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Sri Lankan Factory Bosses Playing ‘Catch Up’ on Orders with ‘Very Little Leeway’

Struggling to weather a third wave of Covid-19, Sri Lankan garment factories are fighting for survival with facility closures and new restrictions in place since April.

The impact is being felt by laborers who risk infection given the nature of factory work, often living in close quarters in crowded neighborhoods or dormitories, as well as factory owners struggling to keep safety measures in place and meet delivery deadlines while running at 50 percent capacity.

“If we go out of business, that doesn’t help the workers at all,” said Rehan Lakhany, chairman, Original Apparel Private Limited, citing the dire outlook, with factories forced to shut down for weeks when infections surged while already running at lower labor capacity and facing ocean vessel congestion and delays. Sri Lanka has 350,000 garment workers, and its businesses support approximately one million citizens. Much more as a percentage of the 20 million-strong population, as Lakhany pointed out, than Bangladesh.

Apparel factories across the country are seeking leniency and support from their partners. When Western retailers and brands suffered shutdowns and losses in early 2020, order cancellations were rampant, and requests turned into demands for longer payment windows.

Now, the manufacturers are asking, will global brands help with freight costs and delays as they suffer a brutal Covid wave?

“At this time, the customer is fine, the producer is in trouble,” said Mahika Weerakoon, CEO of Trendywear Private Limited, a business her mother started 33 years ago.

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“It’s been a lot of stress and anxiety as a factory owner. On the one hand, we are responsible for the safety of the workers and we have to ensure that they are tested, get provisions and help manage the quarantine. On the other, we have to ensure orders are met, and there is very little leeway in terms of deadlines with retail having opened across the world,” she told Sourcing Journal.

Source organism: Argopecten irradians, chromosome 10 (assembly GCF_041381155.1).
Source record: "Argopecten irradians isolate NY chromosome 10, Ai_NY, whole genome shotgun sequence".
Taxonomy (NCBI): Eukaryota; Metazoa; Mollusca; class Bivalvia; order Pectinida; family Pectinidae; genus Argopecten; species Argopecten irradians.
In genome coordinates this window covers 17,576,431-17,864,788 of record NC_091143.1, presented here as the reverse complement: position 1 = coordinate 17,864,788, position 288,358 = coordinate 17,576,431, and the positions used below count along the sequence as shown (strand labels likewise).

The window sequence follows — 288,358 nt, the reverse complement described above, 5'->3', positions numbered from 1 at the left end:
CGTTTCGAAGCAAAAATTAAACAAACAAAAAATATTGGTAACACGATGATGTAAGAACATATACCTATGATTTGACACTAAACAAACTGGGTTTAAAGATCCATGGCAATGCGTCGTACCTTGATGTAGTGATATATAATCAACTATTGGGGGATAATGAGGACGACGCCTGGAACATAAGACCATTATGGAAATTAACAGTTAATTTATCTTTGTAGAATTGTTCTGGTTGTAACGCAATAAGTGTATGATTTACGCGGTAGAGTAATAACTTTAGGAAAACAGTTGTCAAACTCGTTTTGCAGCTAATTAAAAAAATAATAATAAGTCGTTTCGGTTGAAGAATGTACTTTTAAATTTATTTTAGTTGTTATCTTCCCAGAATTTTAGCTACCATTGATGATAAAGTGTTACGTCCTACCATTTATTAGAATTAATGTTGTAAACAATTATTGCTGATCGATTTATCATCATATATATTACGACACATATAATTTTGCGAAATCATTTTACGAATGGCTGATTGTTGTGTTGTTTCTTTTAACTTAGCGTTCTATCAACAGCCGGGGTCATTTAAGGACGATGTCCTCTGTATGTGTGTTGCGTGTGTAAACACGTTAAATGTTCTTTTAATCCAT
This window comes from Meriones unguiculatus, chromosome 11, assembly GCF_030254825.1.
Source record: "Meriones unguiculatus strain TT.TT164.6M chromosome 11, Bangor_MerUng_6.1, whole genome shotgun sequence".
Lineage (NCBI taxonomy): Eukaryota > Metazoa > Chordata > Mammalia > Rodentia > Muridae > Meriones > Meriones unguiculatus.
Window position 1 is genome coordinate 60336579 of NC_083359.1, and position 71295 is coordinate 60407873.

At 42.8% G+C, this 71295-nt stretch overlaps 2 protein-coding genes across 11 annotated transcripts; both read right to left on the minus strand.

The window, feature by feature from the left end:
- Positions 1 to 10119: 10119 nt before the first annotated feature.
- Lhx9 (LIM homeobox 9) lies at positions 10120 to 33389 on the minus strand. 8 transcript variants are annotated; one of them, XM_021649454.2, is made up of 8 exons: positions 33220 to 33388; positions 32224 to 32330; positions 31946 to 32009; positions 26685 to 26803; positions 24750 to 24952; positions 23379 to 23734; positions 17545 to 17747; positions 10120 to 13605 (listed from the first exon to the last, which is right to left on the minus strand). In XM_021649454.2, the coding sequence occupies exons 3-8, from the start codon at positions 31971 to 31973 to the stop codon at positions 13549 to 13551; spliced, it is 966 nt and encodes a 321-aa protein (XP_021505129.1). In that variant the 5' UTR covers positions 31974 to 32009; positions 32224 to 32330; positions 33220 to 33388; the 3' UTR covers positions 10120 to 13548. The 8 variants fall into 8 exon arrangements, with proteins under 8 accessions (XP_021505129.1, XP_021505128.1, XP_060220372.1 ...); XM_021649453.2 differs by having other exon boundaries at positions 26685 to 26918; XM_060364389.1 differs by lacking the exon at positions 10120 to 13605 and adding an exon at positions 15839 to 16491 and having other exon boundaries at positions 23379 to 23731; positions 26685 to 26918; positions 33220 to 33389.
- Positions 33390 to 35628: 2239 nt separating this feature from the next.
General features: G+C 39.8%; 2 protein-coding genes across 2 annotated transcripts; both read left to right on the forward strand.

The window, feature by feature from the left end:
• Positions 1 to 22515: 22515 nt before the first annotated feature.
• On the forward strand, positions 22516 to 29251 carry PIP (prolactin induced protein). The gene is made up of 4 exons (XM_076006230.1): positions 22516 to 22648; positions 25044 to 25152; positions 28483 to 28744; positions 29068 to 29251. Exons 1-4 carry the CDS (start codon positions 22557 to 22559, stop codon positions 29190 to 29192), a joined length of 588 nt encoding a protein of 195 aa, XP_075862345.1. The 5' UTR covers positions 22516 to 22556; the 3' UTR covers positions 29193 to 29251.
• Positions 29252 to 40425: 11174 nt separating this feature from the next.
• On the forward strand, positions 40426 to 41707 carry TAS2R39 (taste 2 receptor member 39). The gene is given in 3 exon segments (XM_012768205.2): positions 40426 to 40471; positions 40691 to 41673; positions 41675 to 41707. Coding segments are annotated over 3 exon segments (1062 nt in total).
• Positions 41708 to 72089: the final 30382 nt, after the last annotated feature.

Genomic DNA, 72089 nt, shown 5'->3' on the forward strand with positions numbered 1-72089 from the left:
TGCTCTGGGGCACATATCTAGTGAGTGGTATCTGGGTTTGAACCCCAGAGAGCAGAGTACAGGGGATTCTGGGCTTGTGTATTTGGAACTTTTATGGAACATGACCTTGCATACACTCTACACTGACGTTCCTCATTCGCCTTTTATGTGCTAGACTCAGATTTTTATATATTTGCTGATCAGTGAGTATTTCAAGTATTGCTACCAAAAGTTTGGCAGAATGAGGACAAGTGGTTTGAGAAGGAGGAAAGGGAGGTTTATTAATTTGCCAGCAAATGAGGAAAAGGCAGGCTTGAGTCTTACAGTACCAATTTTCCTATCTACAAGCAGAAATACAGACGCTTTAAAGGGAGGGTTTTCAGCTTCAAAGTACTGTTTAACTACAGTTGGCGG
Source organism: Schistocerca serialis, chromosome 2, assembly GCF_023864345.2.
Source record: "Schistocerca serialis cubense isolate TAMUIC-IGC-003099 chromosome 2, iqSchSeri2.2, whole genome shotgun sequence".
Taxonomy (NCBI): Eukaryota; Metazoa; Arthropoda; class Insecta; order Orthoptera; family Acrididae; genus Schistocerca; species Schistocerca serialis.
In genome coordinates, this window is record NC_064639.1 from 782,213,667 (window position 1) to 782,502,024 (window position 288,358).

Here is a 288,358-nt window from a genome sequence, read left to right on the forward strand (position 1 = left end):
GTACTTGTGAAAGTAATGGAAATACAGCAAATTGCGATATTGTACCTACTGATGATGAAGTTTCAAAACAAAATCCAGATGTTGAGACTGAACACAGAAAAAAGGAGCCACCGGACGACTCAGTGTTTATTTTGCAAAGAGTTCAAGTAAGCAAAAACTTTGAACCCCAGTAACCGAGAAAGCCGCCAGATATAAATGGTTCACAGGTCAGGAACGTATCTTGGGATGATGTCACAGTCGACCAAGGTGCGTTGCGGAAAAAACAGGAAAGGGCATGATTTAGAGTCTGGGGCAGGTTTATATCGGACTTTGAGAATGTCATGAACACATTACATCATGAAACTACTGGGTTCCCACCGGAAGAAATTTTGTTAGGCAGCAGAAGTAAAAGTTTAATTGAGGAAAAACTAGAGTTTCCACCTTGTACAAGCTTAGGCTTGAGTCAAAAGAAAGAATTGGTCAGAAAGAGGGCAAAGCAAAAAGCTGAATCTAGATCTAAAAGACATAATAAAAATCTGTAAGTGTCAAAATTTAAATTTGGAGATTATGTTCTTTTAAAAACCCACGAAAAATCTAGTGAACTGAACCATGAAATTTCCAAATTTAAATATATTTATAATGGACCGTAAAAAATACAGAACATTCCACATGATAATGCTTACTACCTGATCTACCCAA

The point is being echoed across the industry, which had projected catching up with the 2019 apparel exports of approximately $5.3 billion. In 2020, that total dipped to $4.15 billion.

As of April, Sri Lanka garment exports were close to the levels seen in 2019, at $345 million compared to $342 million, up from the comparative $60 million in April 2020 when the country faced a near-total lockdown.

This time, clothing factories have been allowed to continue functioning despite the lockdown set off after the Tamil and Sri Lankan new year holidays when many workers traveled to visit families. Covid spiked with their return to factories.

“Let me put it this way,” Weerakoon said, “The first wave had me under constant claustrophobia…I couldn’t sleep, I didn’t know what to do. With the second wave there was more acceptance. With this third wave my doctor told me that I need to do something about my stress levels, chest pains, headaches.”

“As manufacturers, we are being bombarded with all sorts of things,” said Lakhany of Original Apparel. “The industry works on long orders that you have to ship in three to four months, and one of the biggest issues is meeting the target dates given the impact of the third wave. Even as we struggle to complete the work, one big issue is that air freight costs—now the only way to meet the deadlines—add five to six times the cost.”

“The problem is no assistance from any entity. We don’t have support from local government as it is going through a financial crisis; The European Union has assisted some countries with monetary support. But Sri Lanka has remained out of the radar. That is the reality,” he said.

As the Sri Lanka supply chain has become more sophisticated in the kind of orders it fills, more design-heavy, and catering to specialty needs, global brands have not shifted their focus from production there.